The first draft of JCPS history

A week for the history books, for better or for worse.

In case you didn’t hear, Jefferson County Public Schools unanimously passed a proposal that would essentially gut the final remnant of its decades-old school integration plan — aka “busing.”

The proposal also calls for several changes to how JCPS handles its magnet schools, which are supposed to be a way to achieve natural integration in schools but ended up being an enclave of exclusion.

It’s a major gamble.

On the magnet side, it isn’t clear how much the changes will lead to the district’s ultimate goal, which is interesting and diverse magnet programs students want to attend and to which they have equitable access.

Many people are frustrated the changes are happening at all — why “hurt” some of JCPS’ top-performing schools, they question. But the plan doesn’t do much to spots like duPont Manual, leaving many others frustrated JCPS didn’t go further.

And the plan will further resegregate schools. As The Courier Journal pointed out more than a year ago, JCPS schools were already becoming less diverse, with Black students becoming increasingly likely to land in a high-poverty, hyper-segregated school.

JCPS acknowledges this trend will continue, but allowing West End families a close-to-home option could come with benefits: more student and family engagement, better attendance, etc.

But counteracting intense concentrations of poverty is incredibly difficult to do, even with extra resources. (A set of 13 West End schools will split $12 million a year for at least the next decade.)

JCPS, among a menu of supports, is betting on getting passionate educators in West End classrooms — and then convincing them to stay.

But those schools have struggled to staff vacancies. How are they going to fill those spots, and then fill new spots? Superintendent Marty Pollio told reporters last week the district will need to be “innovative” on top of offering raises and hefty stipends, but filling vacancies ultimately comes down to convincing teachers to go to those schools.

Can't forget the school board races

On top of it all, JCPS is at risk of the November school board elections undoing the entire student assignment thing — and probably a lot more.

A majority of school board seats are up for election this fall, and a slate of "liberty" candidates is vying to defeat incumbents and usher in a large philosophical shift.

School board seats are nonpartisan in Kentucky, but it isn't a large leap to say none of the current JCPS board members align with the fledgling liberty wing of the Republican party.

Candidates frustrated with virtual learning, COVID-19 mask policies, "critical race theory" and/or "sexually explicit" books in school libraries have had mixed success in Kentucky.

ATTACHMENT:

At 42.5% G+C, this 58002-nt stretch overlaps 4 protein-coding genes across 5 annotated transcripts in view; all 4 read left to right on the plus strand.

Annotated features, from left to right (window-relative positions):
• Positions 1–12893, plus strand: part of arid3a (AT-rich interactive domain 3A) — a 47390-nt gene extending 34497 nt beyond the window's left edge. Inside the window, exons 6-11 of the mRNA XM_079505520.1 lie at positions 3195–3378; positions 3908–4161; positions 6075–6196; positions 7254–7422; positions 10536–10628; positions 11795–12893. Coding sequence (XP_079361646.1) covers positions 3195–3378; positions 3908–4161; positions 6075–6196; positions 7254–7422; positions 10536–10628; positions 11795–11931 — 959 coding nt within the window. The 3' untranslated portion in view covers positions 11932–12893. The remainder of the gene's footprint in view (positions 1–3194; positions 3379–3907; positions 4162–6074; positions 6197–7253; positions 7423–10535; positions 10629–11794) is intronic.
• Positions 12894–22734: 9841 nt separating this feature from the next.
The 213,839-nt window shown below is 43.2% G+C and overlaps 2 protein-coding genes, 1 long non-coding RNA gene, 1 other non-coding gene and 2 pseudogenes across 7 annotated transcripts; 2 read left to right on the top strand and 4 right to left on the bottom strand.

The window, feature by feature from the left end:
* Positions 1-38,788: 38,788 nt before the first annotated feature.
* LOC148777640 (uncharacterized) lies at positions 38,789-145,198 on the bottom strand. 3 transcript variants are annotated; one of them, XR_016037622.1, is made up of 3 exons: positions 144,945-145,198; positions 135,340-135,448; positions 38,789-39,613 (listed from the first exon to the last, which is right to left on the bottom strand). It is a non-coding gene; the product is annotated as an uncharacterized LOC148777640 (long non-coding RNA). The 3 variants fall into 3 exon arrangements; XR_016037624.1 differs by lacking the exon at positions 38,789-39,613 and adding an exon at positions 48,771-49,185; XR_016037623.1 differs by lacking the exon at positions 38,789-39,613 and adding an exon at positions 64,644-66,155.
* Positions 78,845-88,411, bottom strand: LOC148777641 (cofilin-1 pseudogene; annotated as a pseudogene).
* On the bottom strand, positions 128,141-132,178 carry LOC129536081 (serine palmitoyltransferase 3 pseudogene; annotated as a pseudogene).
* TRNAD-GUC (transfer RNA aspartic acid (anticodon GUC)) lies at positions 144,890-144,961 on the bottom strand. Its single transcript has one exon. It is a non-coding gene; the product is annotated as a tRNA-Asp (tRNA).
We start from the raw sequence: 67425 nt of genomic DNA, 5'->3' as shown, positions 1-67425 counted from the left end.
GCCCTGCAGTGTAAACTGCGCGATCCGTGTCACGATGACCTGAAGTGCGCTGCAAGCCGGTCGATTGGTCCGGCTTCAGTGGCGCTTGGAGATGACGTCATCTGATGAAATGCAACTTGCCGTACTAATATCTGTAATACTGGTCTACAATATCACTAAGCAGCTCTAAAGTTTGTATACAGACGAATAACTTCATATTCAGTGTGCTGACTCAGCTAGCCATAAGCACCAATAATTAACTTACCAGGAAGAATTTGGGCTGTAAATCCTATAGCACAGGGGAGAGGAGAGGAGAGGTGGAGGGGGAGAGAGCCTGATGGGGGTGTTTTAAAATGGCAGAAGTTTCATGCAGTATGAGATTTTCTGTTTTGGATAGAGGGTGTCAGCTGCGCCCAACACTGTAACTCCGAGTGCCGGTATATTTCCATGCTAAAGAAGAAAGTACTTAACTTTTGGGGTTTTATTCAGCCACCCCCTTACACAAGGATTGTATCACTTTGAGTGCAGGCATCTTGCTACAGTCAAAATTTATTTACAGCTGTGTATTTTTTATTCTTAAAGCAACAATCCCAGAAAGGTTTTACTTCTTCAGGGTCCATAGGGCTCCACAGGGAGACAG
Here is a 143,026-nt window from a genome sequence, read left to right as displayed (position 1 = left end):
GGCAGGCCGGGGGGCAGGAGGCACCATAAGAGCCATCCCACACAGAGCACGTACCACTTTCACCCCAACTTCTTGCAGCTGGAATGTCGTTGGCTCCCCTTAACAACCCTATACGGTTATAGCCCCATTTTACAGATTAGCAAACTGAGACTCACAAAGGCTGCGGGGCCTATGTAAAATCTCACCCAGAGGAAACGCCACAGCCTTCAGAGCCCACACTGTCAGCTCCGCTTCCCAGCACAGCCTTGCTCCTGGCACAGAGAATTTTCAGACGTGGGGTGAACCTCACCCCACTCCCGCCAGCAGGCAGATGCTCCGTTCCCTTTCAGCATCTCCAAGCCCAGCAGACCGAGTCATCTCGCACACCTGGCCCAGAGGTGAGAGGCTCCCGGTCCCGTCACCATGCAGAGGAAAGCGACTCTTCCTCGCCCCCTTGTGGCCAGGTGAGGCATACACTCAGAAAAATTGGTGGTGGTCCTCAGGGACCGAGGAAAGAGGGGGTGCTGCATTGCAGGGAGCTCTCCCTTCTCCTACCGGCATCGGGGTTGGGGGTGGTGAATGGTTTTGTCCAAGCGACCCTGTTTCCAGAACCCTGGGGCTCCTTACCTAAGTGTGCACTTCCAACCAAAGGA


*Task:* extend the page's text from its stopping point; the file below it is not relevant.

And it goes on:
In a recent batch of school board races in other states, candidates against those hot topics lost more than those who supported them, a Ballotpedia analysis found. But one-third of incumbents lost — nearly double the loss rate in 2018 and 2020.

Interested school board candidates have until this afternoon to file to run. All incumbents — Diane Porter, Corrie Shull, James Craig and Linda Duncan — are running for reelection.

Let's circle back to teachers

Second-grade teacher, Nicole Brown, left, begins her lesson as children return to in-person classes at Carter Elementary on Jan. 24, 2022.

JCPS educators, rejoice! Your salaries will be increasing 4% next year.

A tentative agreement between JCPS and the Jefferson County Teachers Association also includes $8,000 stipends for teachers in high-needs schools, beginning in 2023-24.

The agreement also makes some tweaks to curb staffing shortages next year, allows for high-needs schools to hire teachers earlier and pushes JCPS to provide mental health supports for educators.

Educators, who just finished what many called the most taxing year of their careers, largely told me they want more hands on deck, more planning time, less bureaucracy and time to actually chew their food during lunch as their “mental health” supports.

Last week, Pollio criticized state lawmakers for not giving teachers raises and telling districts to do it themselves, but not giving them enough money (at least in JCPS’ case) to do so. Please build teacher raises into the budget next time, thank you, he said.

His comments come as lawmakers kick off their summer with a conversation about the teacher shortage during the first Interim Joint Committee on Education meeting today at 11 a.m.

A shortage of educators isn’t new, but it is hitting crisis levels. Today’s committee hearing should, hopefully, shine light on how seriously lawmakers are taking the problem, and what solutions could be on the table.


A child ate her lunch in a JCPS Bus Stop Cafe on Monday morning after a press conference to announce the continuation of the JCPS summer meals program for kids. June 6, 2022

Your homework

Tell a friend to subscribe to this newsletter. The link to sign up is right here.

OK, bye.

Reach Olivia Krauth at and on Twitter at @oliviakrauth

This article originally appeared on Louisville Courier Journal: The first draft of JCPS history